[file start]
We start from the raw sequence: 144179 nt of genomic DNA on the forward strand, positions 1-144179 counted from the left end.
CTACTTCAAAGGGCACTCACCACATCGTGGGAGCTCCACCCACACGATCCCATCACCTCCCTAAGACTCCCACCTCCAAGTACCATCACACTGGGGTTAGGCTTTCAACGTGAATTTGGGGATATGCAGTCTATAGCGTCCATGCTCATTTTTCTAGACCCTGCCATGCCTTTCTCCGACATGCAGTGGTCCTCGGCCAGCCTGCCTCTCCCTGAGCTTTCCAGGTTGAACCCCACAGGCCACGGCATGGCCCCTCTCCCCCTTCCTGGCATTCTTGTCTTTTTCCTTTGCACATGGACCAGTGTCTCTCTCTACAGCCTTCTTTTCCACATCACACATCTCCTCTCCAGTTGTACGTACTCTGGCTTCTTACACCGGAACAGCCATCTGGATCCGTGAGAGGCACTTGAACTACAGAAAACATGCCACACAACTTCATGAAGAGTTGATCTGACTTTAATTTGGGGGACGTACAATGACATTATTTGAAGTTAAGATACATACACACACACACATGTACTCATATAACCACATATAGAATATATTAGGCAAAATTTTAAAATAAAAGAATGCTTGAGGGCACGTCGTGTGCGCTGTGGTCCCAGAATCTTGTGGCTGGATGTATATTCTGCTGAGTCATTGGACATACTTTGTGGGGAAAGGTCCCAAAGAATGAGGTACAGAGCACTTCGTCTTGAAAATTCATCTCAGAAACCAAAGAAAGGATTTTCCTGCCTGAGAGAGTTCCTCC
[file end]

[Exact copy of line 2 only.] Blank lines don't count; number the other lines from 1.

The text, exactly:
CTACTTCAAAGGGCACTCACCACATCGTGGGAGCTCCACCCACACGATCCCATCACCTCCCTAAGACTCCCACCTCCAAGTACCATCACACTGGGGTTAGGCTTTCAACGTGAATTTGGGGATATGCAGTCTATAGCGTCCATGCTCATTTTTCTAGACCCTGCCATGCCTTTCTCCGACATGCAGTGGTCCTCGGCCAGCCTGCCTCTCCCTGAGCTTTCCAGGTTGAACCCCACAGGCCACGGCATGGCCCCTCTCCCCCTTCCTGGCATTCTTGTCTTTTTCCTTTGCACATGGACCAGTGTCTCTCTCTACAGCCTTCTTTTCCACATCACACATCTCCTCTCCAGTTGTACGTACTCTGGCTTCTTACACCGGAACAGCCATCTGGATCCGTGAGAGGCACTTGAACTACAGAAAACATGCCACACAACTTCATGAAGAGTTGATCTGACTTTAATTTGGGGGACGTACAATGACATTATTTGAAGTTAAGATACATACACACACACACATGTACTCATATAACCACATATAGAATATATTAGGCAAAATTTTAAAATAAAAGAATGCTTGAGGGCACGTCGTGTGCGCTGTGGTCCCAGAATCTTGTGGCTGGATGTATATTCTGCTGAGTCATTGGACATACTTTGTGGGGAAAGGTCCCAAAGAATGAGGTACAGAGCACTTCGTCTTGAAAATTCATCTCAGAAACCAAAGAAAGGATTTTCCTGCCTGAGAGAGTTCCTCC